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  I haven't paddled that whole stretch
  Posted by: pblanc on Dec-25-13 10:27 AM (EST)

-- Last Updated: Dec-25-13 10:31 AM EST --

in fact, the only part of the French Broad I have done is the popular, so-called Section 9 from Barnard, NC to Hot Springs, NC.

The whole stretch can be paddled, but there are some very significant obstacles.

The Sections of the French Broad in North Carolina were assigned numerical names by Bob Benner in his classic book "Carolina Whitewater". Sections 1 through 5 are upstream of Asheville.

Section 6 begins at the North Carolina Electric Power dam (a 10 foot high dam) just north of Asheville. The Metro sewage treatment plant dumps in just below the put-in. Water quality below is so-so at best. There are some Class II rapids and at least one Class III on this 6.5 mile section. You can read more about it here:

The next 11.5 miles (Section 7) down to Marshall is Class I-II but terminates at another mandatory portage of around 400 yards around an 8 foot dam. Section 8 is 6.5 miles long down to Barnard, but after the first 1.5 miles there is another mandatory portage of about 200 yards around a 25 foot dam. Below that there are 5 miles of Class I-II rapids.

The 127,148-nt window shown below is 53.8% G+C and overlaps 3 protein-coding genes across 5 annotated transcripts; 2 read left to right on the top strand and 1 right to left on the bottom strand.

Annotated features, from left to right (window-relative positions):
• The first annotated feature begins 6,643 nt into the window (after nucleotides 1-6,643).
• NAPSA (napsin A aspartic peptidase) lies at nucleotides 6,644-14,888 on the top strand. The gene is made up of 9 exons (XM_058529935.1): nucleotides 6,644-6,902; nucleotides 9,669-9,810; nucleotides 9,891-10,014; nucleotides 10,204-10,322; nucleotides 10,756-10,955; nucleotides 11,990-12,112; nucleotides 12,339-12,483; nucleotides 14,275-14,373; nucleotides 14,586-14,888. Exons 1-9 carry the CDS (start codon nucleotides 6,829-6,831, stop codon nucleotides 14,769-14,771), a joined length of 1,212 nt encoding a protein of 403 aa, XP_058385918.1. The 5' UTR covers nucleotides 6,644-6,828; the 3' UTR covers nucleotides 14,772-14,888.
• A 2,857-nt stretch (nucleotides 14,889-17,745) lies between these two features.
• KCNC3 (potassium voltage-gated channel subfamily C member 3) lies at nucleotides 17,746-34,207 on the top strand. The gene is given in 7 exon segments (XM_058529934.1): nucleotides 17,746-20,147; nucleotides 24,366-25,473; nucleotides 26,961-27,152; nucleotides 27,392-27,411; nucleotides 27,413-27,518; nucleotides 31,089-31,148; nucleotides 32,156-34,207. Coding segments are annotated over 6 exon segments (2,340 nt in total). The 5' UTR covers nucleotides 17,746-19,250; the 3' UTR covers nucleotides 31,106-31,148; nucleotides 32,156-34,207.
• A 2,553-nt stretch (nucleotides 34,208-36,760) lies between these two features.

Section 9 is the popular whitewater section of the French Broad from Barnard to Hot Springs (7.5 miles). It has a number of significant Class III rapids and one Class IV just above Hot Springs. You can read about it here:

Trying to run this section in a loaded boat and portaging around all the Class III-IV rapids would make for an exhausting day (maybe a couple of exhausting days) so if you don't have significant whitewater experience I would recommend you stay off this section.

Below Hot Springs the river moderates a good bit. Section 10 is the 13 mile stretch that begins at Hot Springs and crosses into Tennessee ending at the Highway 25/70 bridge. This section and the next 5 mile stretch down to Del Rio Tennessee are briefly described here: There are some Class II-III 4 foot vertical ledges on this stretch.

The stretch from Del Rio to Bridgeport is generally Class II and is described here: The first reasonable access point on Douglas Lake is about 6 miles downstream of Bridgeport.

To try to paddle this whole stretch would be about a 70 mile run. To try to do it as a continuous downriver trip would require paddling loaded canoes/kayaks and because of the fairly numerous and daunting portages required on Section 9 and around the dams would take at least 10 days or so for normal humans. Finding legal spots to camp overnight might also be an issue but I really can't speak from experience here. You should also be aware that the French Broad has a huge watershed and can become too high to paddle safely pretty much any time of year, and could certainly go from a reasonable to a suicidal level during the course of a week long, or longer, trip.

I would suggest you try some day trips in the stretches from Hot Springs down to Bridgeport, or down to the lake.

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